Robert Self, "To Plan Our Liberation: Black Power and the Politics of Place in Oakland, California, 1965-1977" in Journal of Urban History, 2000: 26.
Using federal OEO funds, Moore also helped to publish an elaborate political tract that delivered blistering criticism of Oakland's political and business establishment. Called, with tongue in cheek, "Discover Oakland--The Friendly City," this pamphlet advanced a broad indictment of the city's establishment, the "ruling class," and its imperialist police force, its tax-subsidized downtown, and its pet development projects. p. 777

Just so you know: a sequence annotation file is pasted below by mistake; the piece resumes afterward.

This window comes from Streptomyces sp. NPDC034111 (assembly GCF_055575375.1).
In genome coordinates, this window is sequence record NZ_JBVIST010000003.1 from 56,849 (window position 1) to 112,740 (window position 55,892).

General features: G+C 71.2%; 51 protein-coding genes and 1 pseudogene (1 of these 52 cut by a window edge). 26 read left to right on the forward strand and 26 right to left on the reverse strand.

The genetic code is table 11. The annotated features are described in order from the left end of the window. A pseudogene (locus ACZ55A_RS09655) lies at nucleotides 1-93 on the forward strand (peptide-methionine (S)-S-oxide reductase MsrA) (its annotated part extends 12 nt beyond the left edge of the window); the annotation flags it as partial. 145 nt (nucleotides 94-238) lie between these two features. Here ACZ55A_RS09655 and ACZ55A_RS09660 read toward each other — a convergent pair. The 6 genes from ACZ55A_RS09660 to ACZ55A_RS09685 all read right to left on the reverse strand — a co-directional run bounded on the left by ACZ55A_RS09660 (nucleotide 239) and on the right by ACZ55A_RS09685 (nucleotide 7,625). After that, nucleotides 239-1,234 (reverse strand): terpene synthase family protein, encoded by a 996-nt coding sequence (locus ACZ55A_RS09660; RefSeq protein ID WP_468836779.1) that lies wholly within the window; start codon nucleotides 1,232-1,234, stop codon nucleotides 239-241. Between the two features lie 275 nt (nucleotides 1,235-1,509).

An earlier generation of liberal urban politicians, in Oakland as in other major U.S. cities, had attempted to forge a politics of class reconciliation in the 1940s and 1950s that emphasized labor relations and distributing the benefits of economic growth to working (largely white) families. p. 786